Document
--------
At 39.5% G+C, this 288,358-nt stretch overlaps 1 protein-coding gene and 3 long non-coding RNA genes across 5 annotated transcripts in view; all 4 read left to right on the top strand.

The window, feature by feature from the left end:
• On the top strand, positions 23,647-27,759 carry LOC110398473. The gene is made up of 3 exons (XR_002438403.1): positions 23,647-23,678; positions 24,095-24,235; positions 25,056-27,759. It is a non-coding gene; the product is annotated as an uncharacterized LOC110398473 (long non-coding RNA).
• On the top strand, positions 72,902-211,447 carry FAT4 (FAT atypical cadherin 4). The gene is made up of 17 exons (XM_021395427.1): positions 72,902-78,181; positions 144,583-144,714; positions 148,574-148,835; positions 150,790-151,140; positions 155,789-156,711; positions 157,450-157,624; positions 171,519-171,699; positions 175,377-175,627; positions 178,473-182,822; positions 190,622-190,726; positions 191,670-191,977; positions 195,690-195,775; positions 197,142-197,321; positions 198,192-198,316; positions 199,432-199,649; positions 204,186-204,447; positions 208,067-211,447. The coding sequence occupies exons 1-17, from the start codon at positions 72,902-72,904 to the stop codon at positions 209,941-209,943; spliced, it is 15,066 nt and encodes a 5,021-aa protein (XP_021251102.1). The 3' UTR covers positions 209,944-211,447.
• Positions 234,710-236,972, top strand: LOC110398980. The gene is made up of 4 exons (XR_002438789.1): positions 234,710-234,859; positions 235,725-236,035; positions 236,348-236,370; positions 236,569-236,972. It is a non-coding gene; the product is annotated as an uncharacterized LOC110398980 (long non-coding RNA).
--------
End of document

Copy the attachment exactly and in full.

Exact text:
At 39.5% G+C, this 288,358-nt stretch overlaps 1 protein-coding gene and 3 long non-coding RNA genes across 5 annotated transcripts in view; all 4 read left to right on the top strand.

The window, feature by feature from the left end:
• On the top strand, positions 23,647-27,759 carry LOC110398473. The gene is made up of 3 exons (XR_002438403.1): positions 23,647-23,678; positions 24,095-24,235; positions 25,056-27,759. It is a non-coding gene; the product is annotated as an uncharacterized LOC110398473 (long non-coding RNA).
• On the top strand, positions 72,902-211,447 carry FAT4 (FAT atypical cadherin 4). The gene is made up of 17 exons (XM_021395427.1): positions 72,902-78,181; positions 144,583-144,714; positions 148,574-148,835; positions 150,790-151,140; positions 155,789-156,711; positions 157,450-157,624; positions 171,519-171,699; positions 175,377-175,627; positions 178,473-182,822; positions 190,622-190,726; positions 191,670-191,977; positions 195,690-195,775; positions 197,142-197,321; positions 198,192-198,316; positions 199,432-199,649; positions 204,186-204,447; positions 208,067-211,447. The coding sequence occupies exons 1-17, from the start codon at positions 72,902-72,904 to the stop codon at positions 209,941-209,943; spliced, it is 15,066 nt and encodes a 5,021-aa protein (XP_021251102.1). The 3' UTR covers positions 209,944-211,447.
• Positions 234,710-236,972, top strand: LOC110398980. The gene is made up of 4 exons (XR_002438789.1): positions 234,710-234,859; positions 235,725-236,035; positions 236,348-236,370; positions 236,569-236,972. It is a non-coding gene; the product is annotated as an uncharacterized LOC110398980 (long non-coding RNA).